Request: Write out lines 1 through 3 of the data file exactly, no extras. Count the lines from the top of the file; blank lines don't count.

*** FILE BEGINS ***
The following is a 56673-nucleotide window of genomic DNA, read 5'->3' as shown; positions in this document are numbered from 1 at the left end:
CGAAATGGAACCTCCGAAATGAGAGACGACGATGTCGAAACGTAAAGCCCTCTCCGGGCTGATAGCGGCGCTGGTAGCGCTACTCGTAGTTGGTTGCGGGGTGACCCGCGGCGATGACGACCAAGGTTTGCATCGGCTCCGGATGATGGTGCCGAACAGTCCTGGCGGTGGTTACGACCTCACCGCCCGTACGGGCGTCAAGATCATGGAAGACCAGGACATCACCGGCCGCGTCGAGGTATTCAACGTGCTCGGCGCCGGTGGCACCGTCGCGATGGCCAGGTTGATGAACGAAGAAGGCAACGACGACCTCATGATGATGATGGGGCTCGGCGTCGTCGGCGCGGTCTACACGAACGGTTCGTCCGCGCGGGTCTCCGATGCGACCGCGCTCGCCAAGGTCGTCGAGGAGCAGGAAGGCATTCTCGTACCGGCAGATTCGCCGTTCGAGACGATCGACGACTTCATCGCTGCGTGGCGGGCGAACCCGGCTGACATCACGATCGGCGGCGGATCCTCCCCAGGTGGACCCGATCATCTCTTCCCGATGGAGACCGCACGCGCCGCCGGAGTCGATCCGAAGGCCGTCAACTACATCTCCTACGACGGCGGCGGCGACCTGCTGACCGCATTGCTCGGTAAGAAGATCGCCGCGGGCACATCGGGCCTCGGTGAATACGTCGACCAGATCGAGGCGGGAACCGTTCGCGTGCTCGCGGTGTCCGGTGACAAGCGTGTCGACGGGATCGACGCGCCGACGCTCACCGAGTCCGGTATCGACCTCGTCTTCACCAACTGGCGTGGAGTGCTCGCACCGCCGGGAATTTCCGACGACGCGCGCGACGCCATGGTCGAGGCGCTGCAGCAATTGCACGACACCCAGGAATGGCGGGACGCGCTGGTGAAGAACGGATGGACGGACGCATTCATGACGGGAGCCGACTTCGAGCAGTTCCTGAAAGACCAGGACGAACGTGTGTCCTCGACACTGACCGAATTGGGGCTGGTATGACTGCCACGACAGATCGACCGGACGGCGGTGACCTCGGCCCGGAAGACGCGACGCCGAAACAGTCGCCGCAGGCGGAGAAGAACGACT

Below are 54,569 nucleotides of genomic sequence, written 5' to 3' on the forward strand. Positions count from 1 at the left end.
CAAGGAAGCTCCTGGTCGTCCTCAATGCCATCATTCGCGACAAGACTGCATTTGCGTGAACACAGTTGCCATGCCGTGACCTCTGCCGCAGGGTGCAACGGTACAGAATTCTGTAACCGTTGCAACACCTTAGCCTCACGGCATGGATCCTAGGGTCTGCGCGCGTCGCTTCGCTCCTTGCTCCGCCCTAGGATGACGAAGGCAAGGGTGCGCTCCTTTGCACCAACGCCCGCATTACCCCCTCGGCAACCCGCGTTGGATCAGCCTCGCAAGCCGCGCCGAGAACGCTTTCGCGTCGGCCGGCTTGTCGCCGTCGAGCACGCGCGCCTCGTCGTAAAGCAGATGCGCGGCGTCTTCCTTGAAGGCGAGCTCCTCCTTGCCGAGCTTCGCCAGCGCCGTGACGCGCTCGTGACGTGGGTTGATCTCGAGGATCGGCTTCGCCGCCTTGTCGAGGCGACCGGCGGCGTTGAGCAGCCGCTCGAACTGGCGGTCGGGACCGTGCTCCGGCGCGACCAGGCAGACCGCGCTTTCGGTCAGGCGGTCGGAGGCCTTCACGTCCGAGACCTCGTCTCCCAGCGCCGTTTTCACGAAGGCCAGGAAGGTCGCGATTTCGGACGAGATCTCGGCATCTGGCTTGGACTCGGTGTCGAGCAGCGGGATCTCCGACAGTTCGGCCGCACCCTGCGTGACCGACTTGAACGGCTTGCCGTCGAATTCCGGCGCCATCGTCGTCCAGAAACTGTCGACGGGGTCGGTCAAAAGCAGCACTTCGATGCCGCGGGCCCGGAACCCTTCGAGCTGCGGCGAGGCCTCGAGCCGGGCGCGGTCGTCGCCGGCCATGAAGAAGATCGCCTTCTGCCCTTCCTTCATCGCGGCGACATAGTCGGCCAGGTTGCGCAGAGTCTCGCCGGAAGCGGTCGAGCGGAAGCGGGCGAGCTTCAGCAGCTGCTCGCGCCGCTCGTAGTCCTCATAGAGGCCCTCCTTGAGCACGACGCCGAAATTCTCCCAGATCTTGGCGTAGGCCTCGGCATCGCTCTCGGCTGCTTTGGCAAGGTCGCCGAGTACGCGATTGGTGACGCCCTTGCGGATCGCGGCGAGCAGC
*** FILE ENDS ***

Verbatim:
The following is a 56673-nucleotide window of genomic DNA, read 5'->3' as shown; positions in this document are numbered from 1 at the left end:
CGAAATGGAACCTCCGAAATGAGAGACGACGATGTCGAAACGTAAAGCCCTCTCCGGGCTGATAGCGGCGCTGGTAGCGCTACTCGTAGTTGGTTGCGGGGTGACCCGCGGCGATGACGACCAAGGTTTGCATCGGCTCCGGATGATGGTGCCGAACAGTCCTGGCGGTGGTTACGACCTCACCGCCCGTACGGGCGTCAAGATCATGGAAGACCAGGACATCACCGGCCGCGTCGAGGTATTCAACGTGCTCGGCGCCGGTGGCACCGTCGCGATGGCCAGGTTGATGAACGAAGAAGGCAACGACGACCTCATGATGATGATGGGGCTCGGCGTCGTCGGCGCGGTCTACACGAACGGTTCGTCCGCGCGGGTCTCCGATGCGACCGCGCTCGCCAAGGTCGTCGAGGAGCAGGAAGGCATTCTCGTACCGGCAGATTCGCCGTTCGAGACGATCGACGACTTCATCGCTGCGTGGCGGGCGAACCCGGCTGACATCACGATCGGCGGCGGATCCTCCCCAGGTGGACCCGATCATCTCTTCCCGATGGAGACCGCACGCGCCGCCGGAGTCGATCCGAAGGCCGTCAACTACATCTCCTACGACGGCGGCGGCGACCTGCTGACCGCATTGCTCGGTAAGAAGATCGCCGCGGGCACATCGGGCCTCGGTGAATACGTCGACCAGATCGAGGCGGGAACCGTTCGCGTGCTCGCGGTGTCCGGTGACAAGCGTGTCGACGGGATCGACGCGCCGACGCTCACCGAGTCCGGTATCGACCTCGTCTTCACCAACTGGCGTGGAGTGCTCGCACCGCCGGGAATTTCCGACGACGCGCGCGACGCCATGGTCGAGGCGCTGCAGCAATTGCACGACACCCAGGAATGGCGGGACGCGCTGGTGAAGAACGGATGGACGGACGCATTCATGACGGGAGCCGACTTCGAGCAGTTCCTGAAAGACCAGGACGAACGTGTGTCCTCGACACTGACCGAATTGGGGCTGGTATGACTGCCACGACAGATCGACCGGACGGCGGTGACCTCGGCCCGGAAGACGCGACGCCGAAACAGTCGCCGCAGGCGGAGAAGAACGACT

Below are 54,569 nucleotides of genomic sequence, written 5' to 3' on the forward strand. Positions count from 1 at the left end.